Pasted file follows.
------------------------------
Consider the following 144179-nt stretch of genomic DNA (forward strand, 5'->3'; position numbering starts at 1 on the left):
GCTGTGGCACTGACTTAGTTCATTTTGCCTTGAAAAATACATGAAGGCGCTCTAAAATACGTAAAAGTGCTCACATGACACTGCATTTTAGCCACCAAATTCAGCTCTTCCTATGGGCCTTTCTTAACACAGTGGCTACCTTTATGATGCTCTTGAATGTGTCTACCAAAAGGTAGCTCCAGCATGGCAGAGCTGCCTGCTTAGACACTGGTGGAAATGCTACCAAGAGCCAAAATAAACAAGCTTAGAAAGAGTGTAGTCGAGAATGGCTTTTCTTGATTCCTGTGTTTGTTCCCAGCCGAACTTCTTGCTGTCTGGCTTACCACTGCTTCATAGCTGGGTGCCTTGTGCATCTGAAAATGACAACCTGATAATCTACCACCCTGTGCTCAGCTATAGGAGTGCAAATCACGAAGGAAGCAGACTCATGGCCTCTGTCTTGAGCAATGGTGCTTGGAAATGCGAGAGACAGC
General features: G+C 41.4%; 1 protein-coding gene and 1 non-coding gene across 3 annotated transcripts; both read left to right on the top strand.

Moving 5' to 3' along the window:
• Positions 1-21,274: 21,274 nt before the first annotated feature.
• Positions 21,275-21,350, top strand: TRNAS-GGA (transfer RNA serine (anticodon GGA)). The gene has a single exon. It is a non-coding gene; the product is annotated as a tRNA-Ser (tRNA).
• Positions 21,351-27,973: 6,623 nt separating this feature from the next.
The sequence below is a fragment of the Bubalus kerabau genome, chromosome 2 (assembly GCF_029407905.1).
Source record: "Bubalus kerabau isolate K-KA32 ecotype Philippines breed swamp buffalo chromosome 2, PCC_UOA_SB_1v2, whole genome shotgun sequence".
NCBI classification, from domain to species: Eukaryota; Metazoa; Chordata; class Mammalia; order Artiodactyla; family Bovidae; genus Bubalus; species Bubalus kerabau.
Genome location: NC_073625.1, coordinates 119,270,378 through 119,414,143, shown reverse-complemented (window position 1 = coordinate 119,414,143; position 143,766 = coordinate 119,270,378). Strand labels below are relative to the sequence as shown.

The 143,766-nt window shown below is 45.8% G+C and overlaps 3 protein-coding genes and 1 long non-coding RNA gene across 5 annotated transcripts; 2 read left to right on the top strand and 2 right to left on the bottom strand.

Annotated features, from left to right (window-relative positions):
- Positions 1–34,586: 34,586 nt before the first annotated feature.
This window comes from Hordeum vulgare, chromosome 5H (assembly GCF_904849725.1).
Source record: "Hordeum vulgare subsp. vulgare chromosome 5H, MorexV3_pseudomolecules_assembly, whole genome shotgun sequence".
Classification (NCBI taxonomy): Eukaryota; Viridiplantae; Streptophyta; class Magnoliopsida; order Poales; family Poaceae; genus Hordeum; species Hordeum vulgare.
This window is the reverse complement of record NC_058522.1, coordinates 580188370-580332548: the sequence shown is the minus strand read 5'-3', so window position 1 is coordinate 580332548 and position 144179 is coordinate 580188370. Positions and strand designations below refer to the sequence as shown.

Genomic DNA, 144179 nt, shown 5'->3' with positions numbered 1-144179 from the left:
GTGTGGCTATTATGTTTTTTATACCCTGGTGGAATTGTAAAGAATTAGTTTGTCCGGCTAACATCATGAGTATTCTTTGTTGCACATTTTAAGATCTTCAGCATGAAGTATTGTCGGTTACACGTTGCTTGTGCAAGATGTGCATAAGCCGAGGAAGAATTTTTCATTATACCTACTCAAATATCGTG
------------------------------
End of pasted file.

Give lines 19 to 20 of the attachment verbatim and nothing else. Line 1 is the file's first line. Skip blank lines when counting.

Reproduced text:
Genomic DNA, 144179 nt, shown 5'->3' with positions numbered 1-144179 from the left:
GTGTGGCTATTATGTTTTTTATACCCTGGTGGAATTGTAAAGAATTAGTTTGTCCGGCTAACATCATGAGTATTCTTTGTTGCACATTTTAAGATCTTCAGCATGAAGTATTGTCGGTTACACGTTGCTTGTGCAAGATGTGCATAAGCCGAGGAAGAATTTTTCATTATACCTACTCAAATATCGTG